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Confessing our shared humanity.

By Helen Watson White in All Sorts

review of salient points from Rosemary Riddell's memoir To Be Fair:confessions of a District Court Judge.

Confessing our shared humanity.
'What if we could be honest about our pain?' asks film/theatre director and lawyer Rosemary Riddell in her memoir To Be Fair: Confessions of a District Court Judge. Not perhaps the question you'd expect from one of our judges, considering the impersonal way in which they are supposed to address the law.
From the first chapter, 'Mental Health', Riddell makes it clear that her 'confessions' go beyond the details of hearings she attended in 14 years of sitting on the bench. A book written initially for her own reasons – to 'let go' the experience of a 'demanding and difficult job' – has broadened to include a critique of society, canvassing the 'thorny issues of poverty, family violence and racism' that underly many of the cases she has heard. She does not, however, distance herself from that society, and its underbelly; any problems discussed are collectively owned – they are not just the individual's but 'ours'.
Riddell writes with a sense of 'the unexpected' which is inherently theatrical, bringing events to life. Half a page into the mental health chapter, for instance, we are in comic territory. As we were warned in the preface, 'Sometimes ... I have wanted to stuff my gown in my mouth to stop from laughing helplessly at what goes on.' Equally, when there is grief, doubt, regret, or the shock of a family tragedy, this judge is not slow to respond. She quotes the late Justice Fogarty as saying the human quality he most admired was humour ('it binds us together'); yet because of the particulars of one case relating closely to his own background, Fogarty was 'known to choke up while sentencing a man on fraud charges'. Riddell herself describes, on several occasions, driving home from work, 'barely able to see the road in front of me for the flood of tears.'
To expose such emotions is a brave thing for anyone to do, but what she's describing is, after all, 'out of hours'. Riddell is well aware that on the job she must think logically and dispassionately... 'taking all the facts and law into account.' The book covers a wide range of subjects, from the classic 'custody tussle' to witness reliability, from revenge to whakama [shame] and restorative justice, from stress and how to manage it, to that thorniest of questions, 'Is it hard to decide?'. While obviously the judge must present a passionless mask in court, she can analyse and agonize all she likes in private – and has to, because every decision is hard, 'at times immeasurably so'.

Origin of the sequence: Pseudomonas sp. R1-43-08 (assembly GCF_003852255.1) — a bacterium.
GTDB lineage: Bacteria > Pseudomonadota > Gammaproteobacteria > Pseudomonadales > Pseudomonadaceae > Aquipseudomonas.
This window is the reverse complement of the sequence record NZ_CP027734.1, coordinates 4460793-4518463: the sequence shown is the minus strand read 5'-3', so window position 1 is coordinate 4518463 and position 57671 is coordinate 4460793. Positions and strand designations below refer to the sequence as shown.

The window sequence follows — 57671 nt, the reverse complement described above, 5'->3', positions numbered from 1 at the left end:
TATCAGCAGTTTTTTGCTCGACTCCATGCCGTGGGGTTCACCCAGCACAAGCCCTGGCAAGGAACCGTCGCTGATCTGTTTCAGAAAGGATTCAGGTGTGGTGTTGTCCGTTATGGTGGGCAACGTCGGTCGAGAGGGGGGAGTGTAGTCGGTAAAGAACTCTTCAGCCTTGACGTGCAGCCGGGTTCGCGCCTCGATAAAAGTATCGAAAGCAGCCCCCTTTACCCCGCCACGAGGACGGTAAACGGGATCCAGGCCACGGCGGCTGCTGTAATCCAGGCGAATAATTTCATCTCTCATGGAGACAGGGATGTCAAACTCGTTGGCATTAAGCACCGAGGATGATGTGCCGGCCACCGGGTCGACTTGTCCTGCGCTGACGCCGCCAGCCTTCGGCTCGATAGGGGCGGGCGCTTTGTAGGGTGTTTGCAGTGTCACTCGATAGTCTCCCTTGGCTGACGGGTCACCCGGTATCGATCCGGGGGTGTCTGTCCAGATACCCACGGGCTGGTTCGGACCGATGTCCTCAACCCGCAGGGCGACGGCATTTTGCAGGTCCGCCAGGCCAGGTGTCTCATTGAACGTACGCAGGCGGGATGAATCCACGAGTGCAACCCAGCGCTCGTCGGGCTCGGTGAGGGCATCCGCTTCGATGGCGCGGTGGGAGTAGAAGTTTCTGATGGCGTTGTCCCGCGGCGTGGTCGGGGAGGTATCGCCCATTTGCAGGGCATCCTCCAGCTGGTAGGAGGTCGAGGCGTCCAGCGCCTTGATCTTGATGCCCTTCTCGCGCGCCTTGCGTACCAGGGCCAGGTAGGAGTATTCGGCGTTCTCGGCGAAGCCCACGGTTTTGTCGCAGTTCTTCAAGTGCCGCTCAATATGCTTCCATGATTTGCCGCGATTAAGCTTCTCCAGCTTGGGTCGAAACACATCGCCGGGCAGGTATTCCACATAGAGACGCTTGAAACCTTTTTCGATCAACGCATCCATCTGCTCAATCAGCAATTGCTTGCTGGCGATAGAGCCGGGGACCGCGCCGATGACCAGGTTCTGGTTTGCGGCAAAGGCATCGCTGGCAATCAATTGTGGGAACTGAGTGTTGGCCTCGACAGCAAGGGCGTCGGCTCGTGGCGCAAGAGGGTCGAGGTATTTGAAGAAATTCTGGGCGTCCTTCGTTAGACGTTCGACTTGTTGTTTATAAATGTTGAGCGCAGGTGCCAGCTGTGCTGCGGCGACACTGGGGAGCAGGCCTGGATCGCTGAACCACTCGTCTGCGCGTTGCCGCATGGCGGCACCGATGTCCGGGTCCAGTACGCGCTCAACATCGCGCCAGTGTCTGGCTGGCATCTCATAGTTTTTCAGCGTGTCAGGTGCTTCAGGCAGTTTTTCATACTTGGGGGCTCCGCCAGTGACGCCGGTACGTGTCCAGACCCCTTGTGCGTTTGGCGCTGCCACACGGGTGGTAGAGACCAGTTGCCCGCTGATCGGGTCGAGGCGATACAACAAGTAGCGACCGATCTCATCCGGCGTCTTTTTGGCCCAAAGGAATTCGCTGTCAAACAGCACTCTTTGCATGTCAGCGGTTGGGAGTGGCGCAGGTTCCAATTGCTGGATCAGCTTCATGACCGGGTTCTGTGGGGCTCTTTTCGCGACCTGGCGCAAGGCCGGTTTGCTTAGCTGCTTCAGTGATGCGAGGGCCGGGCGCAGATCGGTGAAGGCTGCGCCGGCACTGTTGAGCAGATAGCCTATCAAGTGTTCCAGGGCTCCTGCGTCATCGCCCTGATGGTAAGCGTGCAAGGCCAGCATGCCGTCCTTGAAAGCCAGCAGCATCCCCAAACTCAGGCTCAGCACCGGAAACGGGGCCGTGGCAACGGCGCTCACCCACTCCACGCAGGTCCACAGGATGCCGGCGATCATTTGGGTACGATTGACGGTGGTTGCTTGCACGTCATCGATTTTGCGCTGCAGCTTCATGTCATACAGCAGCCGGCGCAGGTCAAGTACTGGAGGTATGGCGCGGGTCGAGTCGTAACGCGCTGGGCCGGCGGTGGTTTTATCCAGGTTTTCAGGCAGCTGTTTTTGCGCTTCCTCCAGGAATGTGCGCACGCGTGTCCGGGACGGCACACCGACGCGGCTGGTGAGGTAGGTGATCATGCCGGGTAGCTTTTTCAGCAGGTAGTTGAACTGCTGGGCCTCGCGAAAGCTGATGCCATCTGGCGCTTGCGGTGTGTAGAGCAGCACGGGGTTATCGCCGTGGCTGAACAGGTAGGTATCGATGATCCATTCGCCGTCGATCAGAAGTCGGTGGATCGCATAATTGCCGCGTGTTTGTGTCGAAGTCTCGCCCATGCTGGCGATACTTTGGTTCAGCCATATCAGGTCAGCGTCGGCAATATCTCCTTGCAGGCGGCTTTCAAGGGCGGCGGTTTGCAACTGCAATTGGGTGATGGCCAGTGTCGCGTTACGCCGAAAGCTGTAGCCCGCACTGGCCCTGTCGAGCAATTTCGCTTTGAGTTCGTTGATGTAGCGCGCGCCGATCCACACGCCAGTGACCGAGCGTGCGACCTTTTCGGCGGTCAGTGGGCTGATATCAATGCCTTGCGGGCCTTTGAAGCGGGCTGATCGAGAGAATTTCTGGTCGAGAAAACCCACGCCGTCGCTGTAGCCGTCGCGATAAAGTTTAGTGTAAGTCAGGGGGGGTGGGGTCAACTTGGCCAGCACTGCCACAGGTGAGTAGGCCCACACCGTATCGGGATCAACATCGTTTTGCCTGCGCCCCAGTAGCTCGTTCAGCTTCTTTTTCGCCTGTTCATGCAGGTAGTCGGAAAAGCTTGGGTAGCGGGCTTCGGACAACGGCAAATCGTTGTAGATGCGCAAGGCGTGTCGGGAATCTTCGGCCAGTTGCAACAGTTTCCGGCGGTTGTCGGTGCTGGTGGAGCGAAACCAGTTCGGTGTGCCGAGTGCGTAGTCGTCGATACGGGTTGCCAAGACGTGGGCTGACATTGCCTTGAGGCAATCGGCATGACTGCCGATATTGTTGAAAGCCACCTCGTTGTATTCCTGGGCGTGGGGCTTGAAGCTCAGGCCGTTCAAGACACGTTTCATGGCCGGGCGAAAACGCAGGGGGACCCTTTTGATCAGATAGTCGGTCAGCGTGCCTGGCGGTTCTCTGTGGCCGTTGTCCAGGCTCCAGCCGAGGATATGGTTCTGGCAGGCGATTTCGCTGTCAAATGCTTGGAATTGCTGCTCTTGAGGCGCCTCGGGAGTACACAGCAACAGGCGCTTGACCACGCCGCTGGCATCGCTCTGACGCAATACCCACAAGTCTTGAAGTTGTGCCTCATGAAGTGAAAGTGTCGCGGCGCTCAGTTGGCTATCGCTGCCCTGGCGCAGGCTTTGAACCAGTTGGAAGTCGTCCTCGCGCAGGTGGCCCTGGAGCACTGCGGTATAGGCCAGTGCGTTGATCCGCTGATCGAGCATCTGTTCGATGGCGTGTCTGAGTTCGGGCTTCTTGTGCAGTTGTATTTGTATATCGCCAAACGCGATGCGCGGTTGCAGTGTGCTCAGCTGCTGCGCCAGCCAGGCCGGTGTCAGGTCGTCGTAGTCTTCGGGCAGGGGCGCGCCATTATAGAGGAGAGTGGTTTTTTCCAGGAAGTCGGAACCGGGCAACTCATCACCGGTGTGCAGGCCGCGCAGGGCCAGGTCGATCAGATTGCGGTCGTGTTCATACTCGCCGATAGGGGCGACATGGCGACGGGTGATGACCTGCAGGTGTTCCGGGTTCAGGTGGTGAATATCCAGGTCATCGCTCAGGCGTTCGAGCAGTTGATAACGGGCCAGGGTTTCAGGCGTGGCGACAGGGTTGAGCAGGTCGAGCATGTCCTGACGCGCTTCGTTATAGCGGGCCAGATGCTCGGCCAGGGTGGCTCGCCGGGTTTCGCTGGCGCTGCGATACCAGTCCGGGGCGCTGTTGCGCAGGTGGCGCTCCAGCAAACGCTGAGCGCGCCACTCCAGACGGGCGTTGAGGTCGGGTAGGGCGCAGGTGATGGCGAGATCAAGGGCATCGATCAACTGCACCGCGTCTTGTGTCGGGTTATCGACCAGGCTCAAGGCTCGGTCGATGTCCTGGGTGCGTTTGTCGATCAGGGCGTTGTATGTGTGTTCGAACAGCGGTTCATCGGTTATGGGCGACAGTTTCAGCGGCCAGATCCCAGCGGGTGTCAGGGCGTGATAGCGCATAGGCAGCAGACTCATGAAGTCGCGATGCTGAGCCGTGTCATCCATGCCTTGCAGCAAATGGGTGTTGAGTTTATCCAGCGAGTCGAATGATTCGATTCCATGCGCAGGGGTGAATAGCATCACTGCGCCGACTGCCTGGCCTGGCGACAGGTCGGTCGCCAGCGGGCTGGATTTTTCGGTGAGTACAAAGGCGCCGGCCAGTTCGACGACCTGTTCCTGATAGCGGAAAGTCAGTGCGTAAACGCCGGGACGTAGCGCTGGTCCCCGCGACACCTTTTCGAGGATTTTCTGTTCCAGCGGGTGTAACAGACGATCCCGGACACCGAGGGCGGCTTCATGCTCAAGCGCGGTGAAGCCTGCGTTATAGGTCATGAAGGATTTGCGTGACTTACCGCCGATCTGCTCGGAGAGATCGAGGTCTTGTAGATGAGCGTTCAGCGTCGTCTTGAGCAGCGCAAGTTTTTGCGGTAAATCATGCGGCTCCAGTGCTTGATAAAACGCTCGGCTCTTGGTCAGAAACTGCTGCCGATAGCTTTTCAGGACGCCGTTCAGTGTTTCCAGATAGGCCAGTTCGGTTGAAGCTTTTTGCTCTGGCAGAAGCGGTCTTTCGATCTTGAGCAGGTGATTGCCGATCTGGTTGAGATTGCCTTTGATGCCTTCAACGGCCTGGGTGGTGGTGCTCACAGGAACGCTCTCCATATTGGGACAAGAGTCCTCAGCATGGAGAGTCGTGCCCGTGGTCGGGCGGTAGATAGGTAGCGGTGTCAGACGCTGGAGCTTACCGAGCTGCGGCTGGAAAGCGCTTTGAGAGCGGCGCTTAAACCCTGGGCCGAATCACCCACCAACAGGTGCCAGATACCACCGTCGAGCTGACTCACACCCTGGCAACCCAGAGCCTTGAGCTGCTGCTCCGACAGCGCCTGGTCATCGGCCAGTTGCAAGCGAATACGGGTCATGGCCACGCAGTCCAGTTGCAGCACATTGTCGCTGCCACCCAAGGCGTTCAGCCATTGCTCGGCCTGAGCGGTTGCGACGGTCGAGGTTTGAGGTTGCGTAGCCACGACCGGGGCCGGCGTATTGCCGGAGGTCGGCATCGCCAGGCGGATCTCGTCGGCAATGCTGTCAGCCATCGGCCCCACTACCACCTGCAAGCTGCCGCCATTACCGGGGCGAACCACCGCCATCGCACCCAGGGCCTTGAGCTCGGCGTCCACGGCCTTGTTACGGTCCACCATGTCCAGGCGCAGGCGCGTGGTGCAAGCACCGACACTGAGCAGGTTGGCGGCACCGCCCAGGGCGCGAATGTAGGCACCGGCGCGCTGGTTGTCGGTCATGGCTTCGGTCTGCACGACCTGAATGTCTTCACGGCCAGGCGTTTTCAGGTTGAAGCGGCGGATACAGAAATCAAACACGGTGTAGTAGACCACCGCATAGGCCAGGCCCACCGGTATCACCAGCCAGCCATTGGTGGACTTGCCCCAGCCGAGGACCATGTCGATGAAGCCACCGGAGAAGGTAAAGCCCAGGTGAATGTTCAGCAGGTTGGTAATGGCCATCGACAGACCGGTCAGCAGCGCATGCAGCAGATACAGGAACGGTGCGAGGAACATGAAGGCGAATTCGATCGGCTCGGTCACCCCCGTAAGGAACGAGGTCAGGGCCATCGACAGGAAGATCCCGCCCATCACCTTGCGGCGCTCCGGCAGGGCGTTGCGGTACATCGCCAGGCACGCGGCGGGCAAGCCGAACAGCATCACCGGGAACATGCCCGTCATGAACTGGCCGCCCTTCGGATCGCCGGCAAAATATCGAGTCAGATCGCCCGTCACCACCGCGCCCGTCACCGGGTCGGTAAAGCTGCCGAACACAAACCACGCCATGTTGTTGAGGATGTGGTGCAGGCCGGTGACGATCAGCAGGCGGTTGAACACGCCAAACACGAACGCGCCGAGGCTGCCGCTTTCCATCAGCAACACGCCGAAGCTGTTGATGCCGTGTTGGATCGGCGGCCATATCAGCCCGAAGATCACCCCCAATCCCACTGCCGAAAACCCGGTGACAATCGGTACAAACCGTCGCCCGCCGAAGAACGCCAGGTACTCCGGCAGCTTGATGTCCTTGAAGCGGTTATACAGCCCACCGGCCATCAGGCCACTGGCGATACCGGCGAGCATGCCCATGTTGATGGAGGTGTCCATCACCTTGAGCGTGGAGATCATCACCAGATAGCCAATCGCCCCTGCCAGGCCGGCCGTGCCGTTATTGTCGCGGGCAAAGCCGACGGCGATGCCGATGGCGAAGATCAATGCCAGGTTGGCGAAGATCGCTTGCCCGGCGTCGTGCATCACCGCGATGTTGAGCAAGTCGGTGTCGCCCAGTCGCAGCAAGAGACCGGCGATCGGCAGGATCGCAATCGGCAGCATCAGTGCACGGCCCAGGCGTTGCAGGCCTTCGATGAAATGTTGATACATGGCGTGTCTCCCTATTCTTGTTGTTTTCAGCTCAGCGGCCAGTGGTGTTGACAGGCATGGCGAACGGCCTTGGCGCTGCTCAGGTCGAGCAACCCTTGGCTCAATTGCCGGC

When you hear of the complexity of most cases involving children, or the effects of punitive legislation like the Three Strikes Law, you understand the full force of Riddell's last-page statement: 'Judges are only human.' You also understand why she has included a few bad jokes to leaven the earnestness. On the sober side, her willingness to enter into people's lived experience furthers the aim of social cohesion. Humour, she suggests, can free us from a sort of communal dread; and pain honestly expressed becomes shared pain.
In describing one psychiatric patient, declined discharge from hospital by her decision and leaving the court without protest, she remarks: 'Every time they go... I think it could be me. The circuitry in the brain gone awry, a head injury or a cataclysmic life event from which there's no coming back.' She feels on a level with defendants as well as with lawyers and judges, demonstrating a persistent belief in equality, despite the hierarchical system she has inherited. Cases heard in the Family Court and criminal court, Riddell argues, are not as different as they seem, because complainants and defendants were brought up in the same society, many of the latter suffering from harmful influences on their growth and development that the former were lucky to escape. Lamenting the lack of diversity among lawyers, Riddell lists many ways (anti-racism seminars, marae visits) in which they could broaden their knowledge of how other people live – if they wanted to.
Judges, she says, are after all grounded in the same humanity, with the same 'struggles and triumphs' as everyone else. It is an important step to try putting yourself in someone else's shoes.
– Helen Watson White